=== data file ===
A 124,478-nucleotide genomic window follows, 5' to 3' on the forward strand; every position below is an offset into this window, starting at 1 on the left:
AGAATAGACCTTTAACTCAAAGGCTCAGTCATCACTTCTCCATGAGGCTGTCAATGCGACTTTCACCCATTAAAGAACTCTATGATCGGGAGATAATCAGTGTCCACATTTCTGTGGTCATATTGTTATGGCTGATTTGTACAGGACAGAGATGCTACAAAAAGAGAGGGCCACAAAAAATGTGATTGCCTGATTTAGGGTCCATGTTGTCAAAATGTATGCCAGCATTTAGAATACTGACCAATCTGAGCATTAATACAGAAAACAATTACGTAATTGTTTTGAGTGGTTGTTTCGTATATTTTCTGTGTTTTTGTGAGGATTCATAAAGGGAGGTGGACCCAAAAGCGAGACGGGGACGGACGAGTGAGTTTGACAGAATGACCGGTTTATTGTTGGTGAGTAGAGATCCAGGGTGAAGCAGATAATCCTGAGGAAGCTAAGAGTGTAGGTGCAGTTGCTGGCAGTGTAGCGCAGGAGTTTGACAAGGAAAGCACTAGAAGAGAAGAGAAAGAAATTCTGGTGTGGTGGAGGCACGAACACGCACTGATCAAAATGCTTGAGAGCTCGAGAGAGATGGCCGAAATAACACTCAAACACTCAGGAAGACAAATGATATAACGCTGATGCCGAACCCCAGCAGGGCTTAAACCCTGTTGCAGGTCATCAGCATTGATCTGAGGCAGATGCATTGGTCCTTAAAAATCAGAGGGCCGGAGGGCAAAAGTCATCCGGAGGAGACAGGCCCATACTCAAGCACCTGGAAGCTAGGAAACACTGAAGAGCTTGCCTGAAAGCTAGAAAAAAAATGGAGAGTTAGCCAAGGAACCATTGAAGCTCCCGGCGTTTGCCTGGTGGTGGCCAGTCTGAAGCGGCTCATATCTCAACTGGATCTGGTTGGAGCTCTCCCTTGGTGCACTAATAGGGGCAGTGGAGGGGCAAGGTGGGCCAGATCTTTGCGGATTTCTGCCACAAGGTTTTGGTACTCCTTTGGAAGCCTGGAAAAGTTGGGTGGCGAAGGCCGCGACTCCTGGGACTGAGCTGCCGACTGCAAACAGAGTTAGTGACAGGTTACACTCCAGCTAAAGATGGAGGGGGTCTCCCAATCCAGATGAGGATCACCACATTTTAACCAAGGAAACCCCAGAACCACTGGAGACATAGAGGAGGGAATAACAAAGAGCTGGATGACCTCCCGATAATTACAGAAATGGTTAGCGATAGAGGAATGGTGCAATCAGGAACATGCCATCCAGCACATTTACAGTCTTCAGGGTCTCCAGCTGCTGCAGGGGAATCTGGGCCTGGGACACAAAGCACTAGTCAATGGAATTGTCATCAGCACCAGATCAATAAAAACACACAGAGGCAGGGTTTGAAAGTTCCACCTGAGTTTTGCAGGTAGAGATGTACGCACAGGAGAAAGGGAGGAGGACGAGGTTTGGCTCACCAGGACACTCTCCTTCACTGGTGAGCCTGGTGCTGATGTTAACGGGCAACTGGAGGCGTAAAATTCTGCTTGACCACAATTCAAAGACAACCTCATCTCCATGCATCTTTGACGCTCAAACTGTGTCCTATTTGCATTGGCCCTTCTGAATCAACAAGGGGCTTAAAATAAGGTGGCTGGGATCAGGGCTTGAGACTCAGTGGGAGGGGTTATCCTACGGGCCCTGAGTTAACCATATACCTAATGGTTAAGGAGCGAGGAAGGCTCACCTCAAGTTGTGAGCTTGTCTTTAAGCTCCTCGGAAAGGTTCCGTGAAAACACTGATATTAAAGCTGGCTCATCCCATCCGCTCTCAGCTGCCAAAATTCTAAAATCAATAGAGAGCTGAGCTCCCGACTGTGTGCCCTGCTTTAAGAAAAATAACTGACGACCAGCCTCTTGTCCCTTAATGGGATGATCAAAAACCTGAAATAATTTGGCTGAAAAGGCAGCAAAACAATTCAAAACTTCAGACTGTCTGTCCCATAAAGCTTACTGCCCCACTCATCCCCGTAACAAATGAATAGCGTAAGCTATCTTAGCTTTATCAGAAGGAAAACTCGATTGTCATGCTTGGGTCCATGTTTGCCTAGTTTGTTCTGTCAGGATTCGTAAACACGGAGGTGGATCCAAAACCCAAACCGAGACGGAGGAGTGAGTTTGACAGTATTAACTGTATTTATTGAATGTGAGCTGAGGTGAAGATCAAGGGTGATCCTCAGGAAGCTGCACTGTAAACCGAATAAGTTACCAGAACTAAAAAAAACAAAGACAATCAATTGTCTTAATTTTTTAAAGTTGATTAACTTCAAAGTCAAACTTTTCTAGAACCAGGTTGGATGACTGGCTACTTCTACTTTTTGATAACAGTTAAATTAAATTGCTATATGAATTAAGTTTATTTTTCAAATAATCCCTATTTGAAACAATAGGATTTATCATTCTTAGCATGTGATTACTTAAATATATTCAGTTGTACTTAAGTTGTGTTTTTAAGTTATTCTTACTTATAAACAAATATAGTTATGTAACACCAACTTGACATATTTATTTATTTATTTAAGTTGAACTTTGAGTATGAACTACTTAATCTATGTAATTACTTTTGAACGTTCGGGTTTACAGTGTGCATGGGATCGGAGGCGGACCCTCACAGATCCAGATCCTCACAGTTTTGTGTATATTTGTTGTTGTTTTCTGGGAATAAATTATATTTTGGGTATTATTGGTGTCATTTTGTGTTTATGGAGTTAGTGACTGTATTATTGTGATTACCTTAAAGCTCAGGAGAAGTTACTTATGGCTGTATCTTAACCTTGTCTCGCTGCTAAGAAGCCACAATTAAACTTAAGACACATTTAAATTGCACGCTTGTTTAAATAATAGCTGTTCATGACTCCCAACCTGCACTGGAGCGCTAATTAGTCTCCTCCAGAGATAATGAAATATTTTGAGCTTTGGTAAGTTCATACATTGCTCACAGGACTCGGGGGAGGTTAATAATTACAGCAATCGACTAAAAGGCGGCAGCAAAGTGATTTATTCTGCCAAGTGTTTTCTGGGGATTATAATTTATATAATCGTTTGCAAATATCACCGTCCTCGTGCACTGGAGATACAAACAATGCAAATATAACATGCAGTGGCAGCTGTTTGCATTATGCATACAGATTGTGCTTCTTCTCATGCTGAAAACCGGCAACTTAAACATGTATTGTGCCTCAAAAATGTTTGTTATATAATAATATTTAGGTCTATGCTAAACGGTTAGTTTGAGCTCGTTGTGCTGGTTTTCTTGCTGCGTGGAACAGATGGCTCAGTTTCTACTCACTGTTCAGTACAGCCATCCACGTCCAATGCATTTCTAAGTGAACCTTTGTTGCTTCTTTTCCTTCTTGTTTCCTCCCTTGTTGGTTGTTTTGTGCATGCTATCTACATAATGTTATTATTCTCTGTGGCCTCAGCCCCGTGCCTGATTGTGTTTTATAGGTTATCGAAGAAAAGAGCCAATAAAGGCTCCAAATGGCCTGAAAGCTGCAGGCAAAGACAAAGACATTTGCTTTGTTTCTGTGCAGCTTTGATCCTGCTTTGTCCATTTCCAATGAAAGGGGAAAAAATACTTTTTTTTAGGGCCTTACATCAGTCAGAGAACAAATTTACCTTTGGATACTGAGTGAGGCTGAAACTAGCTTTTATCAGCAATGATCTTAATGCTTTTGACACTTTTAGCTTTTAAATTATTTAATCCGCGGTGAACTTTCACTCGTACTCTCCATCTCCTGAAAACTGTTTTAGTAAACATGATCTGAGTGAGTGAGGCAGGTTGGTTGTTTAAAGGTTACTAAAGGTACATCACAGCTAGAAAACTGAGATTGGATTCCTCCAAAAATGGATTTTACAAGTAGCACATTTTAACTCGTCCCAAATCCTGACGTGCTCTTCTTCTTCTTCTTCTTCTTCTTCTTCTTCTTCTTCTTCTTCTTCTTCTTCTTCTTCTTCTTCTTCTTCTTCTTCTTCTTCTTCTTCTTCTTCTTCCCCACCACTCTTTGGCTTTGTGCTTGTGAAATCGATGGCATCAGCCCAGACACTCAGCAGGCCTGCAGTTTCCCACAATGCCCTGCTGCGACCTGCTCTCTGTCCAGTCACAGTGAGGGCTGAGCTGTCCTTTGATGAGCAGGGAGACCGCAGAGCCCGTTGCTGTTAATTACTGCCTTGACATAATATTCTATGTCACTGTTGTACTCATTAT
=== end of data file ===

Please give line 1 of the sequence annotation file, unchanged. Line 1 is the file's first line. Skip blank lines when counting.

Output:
A 124,478-nucleotide genomic window follows, 5' to 3' on the forward strand; every position below is an offset into this window, starting at 1 on the left: